The cruelty of animal abuse thrives in the gap between the good intentions of people who recognize it, but are powerless to do anything – and the authorities whose response is often constrained by the law.
Stepping into that gap – and saving the lives of countless innocent, abused animals by doing so – are the Dog Soldiers of Justice Rescue, a 501(3)(c) animal rescue organization in the Philadelphia area.
Justice Rescue’s Dog Soldiers, Wolf, Crash and Gary, are on a mission to rescue animals directly from the hands of abusers. Acting on reports or tips from observers, the Dog Soldiers act in concert with law enforcement and SPCA authorities to bring accountability to abusers and to ensure justice is done for the animal.
Sometimes they just do the dirty work. Even if it means overcoming personal fears, as Russell “Wolf” Harper, pack leader of Justice Rescue, explained in a recent Facebook post:
Justice Rescue: First Line of Defense
Reporting abuse is the first step in helping an animal, but it’s often not done for several reasons. Sometimes a person is unclear about how to report the abuse, or is concerned about revealing their identity and exposing themselves to retribution.
The Justice Rescue website encourages people to take the first step. The main navigation bar includes a tab “Report Abuse” that displays a confidential form requesting the information needed for Justice Rescue to investigate…including a question asking for the best time and place to witness the abuse or condition of the dog.
This report often is the catalyst that propels Wolf, Crash and Gary into action. Sometimes they act after receiving reports via social media. Recently they responded to a report of a dog stolen from a 22 month old boy – his first best friend!
Justice Rescue posted a $1,000 reward for information related to the theft. It didn’t take long before the thief was identified and law enforcement stepped in to recover the dog – in addition to the family’s stolen property.
In a perfect “happy ending”, the boy was reunited with his dog – and Wolf and the Dog Soldiers got to meet the lucky dog! Read more about it here.
Justice Rescue: Second Line of Defense
Physical rescue from a bad situation is just the start for many dogs on the path to recovery and rehabilitation. Decent shelter, food, medical care and caring human interaction are the next elements needed to transition abused animals back into loving families.
Staffed by dedicated and caring volunteers, Justice Rescue runs a foster and adoption program once the dogs are well enough to become a family dog. Available dogs are listed on the website, but Justice Rescue’s Facebook posting relates the story of each dog – usually penned by Wolf himself.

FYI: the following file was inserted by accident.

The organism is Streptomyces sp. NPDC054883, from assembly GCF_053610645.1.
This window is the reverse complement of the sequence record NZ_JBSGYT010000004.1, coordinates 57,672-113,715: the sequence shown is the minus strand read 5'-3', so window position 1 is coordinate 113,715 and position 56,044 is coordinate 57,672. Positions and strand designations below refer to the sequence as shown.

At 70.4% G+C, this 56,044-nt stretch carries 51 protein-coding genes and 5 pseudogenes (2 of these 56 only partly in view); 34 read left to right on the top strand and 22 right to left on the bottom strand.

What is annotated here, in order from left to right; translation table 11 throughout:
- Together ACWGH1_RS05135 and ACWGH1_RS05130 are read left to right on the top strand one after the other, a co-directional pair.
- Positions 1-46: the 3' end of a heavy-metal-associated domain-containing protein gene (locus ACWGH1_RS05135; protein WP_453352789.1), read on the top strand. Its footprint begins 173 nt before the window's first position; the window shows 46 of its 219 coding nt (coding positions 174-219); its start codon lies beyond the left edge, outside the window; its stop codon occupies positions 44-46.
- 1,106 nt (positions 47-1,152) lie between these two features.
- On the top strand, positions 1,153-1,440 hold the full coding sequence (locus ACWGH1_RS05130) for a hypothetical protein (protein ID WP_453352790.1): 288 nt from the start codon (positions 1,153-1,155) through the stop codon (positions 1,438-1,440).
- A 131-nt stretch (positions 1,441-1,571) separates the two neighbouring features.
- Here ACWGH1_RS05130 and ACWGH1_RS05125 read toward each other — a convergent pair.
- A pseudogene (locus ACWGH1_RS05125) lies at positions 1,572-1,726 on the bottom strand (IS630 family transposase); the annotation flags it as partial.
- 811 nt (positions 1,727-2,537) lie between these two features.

This level of commitment obviously requires a great deal of funding and donations. Wolf and his Dog Soldiers are extremely active in spearheading fund raising events and concerts throughout the Philadelphia area – again, all publicized on Facebook.
Justice Rescue: Third Line of Defense
Perhaps the most overlooked ingredient to a successful re-homing of an abused dog is training. It is a monumental task to recover an abused dog and find a new home that pledges to love and care for the dog. But the long-term success of that new arrangement often depends on the complete elimination of any aggressive behavior learned during abuse.
Wolf uniquely understood that. During his years of volunteering at shelters, Wolf was keenly aware of the surrender rate for dogs with uncontrolled or aggressive behavior. He took these dogs home and worked with them to create and hone his own style of training that proved highly effective in eliminating the aggression.
In 2014, Wolf opened Justice Rescue Training to share his wisdom, insight and experience with families that adopt to ensure that a “forever” home remains just that.
Justice Rescue: A Prototype for the Future of Rescue Organizations
Wolf may seem a little unusual in the world of abused animal shelters. Actually, his vision to improve the effectiveness of animal rescue organizations for the benefit of the animals is the prototype for their evolution.
Earlier in 2014, Wolf was named interim Executive Director of the Chester County (Pa) SPCA. It’s not just his passion and commitment to the animals that qualified him for the position.
According to SPCA Board President Pat Biswanger, “He also has the business background” to run a highly effective rescue organization, including organizational coordination, education and funding initiatives.
Most uniquely – and in combination with his passion – Wolf understands the area’s animal laws and knows how to apply them on behalf of the abused animals.
“He wants to establish a model for what shelters should be like in America,” said Biswanger. “We’re working with him to be that model so that we can say ‘this is how you run a really effective shelter.’”
Do you have a Justice Rescue story to share? Or, do you have a local animal rescue group that works like Justice Rescue? Tell us here, or on Facebook.